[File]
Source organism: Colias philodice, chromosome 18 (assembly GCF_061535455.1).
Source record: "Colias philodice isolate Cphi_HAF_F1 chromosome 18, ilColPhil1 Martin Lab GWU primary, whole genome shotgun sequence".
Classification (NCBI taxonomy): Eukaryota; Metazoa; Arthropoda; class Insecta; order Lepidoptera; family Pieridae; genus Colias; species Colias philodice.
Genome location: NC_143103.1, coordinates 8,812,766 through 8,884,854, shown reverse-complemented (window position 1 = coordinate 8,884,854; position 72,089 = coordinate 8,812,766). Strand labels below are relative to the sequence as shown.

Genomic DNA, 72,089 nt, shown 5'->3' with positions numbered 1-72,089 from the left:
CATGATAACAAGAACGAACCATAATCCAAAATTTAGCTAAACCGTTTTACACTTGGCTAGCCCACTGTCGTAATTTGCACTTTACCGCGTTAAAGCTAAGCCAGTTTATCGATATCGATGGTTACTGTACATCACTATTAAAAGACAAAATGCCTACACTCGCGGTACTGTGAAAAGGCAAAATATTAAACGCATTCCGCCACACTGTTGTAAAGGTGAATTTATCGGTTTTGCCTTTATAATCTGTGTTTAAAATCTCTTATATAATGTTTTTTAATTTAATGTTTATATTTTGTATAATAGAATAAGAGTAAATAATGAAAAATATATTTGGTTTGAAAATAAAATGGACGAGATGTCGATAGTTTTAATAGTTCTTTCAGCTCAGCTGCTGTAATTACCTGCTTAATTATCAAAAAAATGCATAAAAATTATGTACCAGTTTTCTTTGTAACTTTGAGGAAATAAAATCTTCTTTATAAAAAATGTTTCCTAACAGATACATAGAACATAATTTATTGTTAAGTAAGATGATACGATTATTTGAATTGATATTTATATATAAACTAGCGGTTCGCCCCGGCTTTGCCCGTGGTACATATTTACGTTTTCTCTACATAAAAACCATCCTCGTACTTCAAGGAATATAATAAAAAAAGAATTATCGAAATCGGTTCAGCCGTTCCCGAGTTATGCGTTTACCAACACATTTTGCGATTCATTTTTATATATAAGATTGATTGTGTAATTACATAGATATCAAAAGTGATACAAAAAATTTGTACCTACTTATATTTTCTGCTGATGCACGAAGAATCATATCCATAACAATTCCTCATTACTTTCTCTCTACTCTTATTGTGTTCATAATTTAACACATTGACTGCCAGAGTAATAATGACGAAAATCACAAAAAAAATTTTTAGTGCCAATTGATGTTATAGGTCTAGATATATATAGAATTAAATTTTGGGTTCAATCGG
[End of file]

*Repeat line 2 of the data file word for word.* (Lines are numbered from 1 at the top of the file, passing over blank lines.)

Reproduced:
Source record: "Colias philodice isolate Cphi_HAF_F1 chromosome 18, ilColPhil1 Martin Lab GWU primary, whole genome shotgun sequence".